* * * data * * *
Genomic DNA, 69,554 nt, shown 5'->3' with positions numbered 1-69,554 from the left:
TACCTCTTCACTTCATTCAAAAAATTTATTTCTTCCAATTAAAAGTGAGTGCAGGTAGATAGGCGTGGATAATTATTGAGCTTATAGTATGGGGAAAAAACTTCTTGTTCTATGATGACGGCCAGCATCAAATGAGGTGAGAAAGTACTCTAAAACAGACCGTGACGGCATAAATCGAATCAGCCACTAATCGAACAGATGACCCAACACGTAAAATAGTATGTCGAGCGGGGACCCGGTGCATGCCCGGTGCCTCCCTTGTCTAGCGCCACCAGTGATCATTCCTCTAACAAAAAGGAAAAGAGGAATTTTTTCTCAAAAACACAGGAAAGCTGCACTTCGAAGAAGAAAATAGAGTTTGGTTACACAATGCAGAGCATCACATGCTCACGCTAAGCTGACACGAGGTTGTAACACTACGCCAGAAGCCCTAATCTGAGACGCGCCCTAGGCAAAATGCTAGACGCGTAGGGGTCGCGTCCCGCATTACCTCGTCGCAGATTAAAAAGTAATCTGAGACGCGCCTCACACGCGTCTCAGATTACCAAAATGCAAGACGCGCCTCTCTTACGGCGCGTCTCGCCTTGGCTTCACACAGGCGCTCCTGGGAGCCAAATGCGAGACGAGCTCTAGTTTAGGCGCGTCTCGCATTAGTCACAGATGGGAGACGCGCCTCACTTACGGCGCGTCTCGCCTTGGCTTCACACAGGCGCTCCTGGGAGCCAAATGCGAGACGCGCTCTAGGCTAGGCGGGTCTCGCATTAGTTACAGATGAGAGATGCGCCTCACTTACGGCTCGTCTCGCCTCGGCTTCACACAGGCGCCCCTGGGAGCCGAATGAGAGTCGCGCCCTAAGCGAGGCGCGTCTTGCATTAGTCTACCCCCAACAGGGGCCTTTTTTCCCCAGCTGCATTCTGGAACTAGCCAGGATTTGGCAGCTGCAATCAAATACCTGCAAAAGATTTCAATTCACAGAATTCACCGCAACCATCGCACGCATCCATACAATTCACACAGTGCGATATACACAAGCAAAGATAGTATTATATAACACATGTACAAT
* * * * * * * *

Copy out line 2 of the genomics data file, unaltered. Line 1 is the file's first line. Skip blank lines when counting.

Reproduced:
TACCTCTTCACTTCATTCAAAAAATTTATTTCTTCCAATTAAAAGTGAGTGCAGGTAGATAGGCGTGGATAATTATTGAGCTTATAGTATGGGGAAAAAACTTCTTGTTCTATGATGACGGCCAGCATCAAATGAGGTGAGAAAGTACTCTAAAACAGACCGTGACGGCATAAATCGAATCAGCCACTAATCGAACAGATGACCCAACACGTAAAATAGTATGTCGAGCGGGGACCCGGTGCATGCCCGGTGCCTCCCTTGTCTAGCGCCACCAGTGATCATTCCTCTAACAAAAAGGAAAAGAGGAATTTTTTCTCAAAAACACAGGAAAGCTGCACTTCGAAGAAGAAAATAGAGTTTGGTTACACAATGCAGAGCATCACATGCTCACGCTAAGCTGACACGAGGTTGTAACACTACGCCAGAAGCCCTAATCTGAGACGCGCCCTAGGCAAAATGCTAGACGCGTAGGGGTCGCGTCCCGCATTACCTCGTCGCAGATTAAAAAGTAATCTGAGACGCGCCTCACACGCGTCTCAGATTACCAAAATGCAAGACGCGCCTCTCTTACGGCGCGTCTCGCCTTGGCTTCACACAGGCGCTCCTGGGAGCCAAATGCGAGACGAGCTCTAGTTTAGGCGCGTCTCGCATTAGTCACAGATGGGAGACGCGCCTCACTTACGGCGCGTCTCGCCTTGGCTTCACACAGGCGCTCCTGGGAGCCAAATGCGAGACGCGCTCTAGGCTAGGCGGGTCTCGCATTAGTTACAGATGAGAGATGCGCCTCACTTACGGCTCGTCTCGCCTCGGCTTCACACAGGCGCCCCTGGGAGCCGAATGAGAGTCGCGCCCTAAGCGAGGCGCGTCTTGCATTAGTCTACCCCCAACAGGGGCCTTTTTTCCCCAGCTGCATTCTGGAACTAGCCAGGATTTGGCAGCTGCAATCAAATACCTGCAAAAGATTTCAATTCACAGAATTCACCGCAACCATCGCACGCATCCATACAATTCACACAGTGCGATATACACAAGCAAAGATAGTATTATATAACACATGTACAAT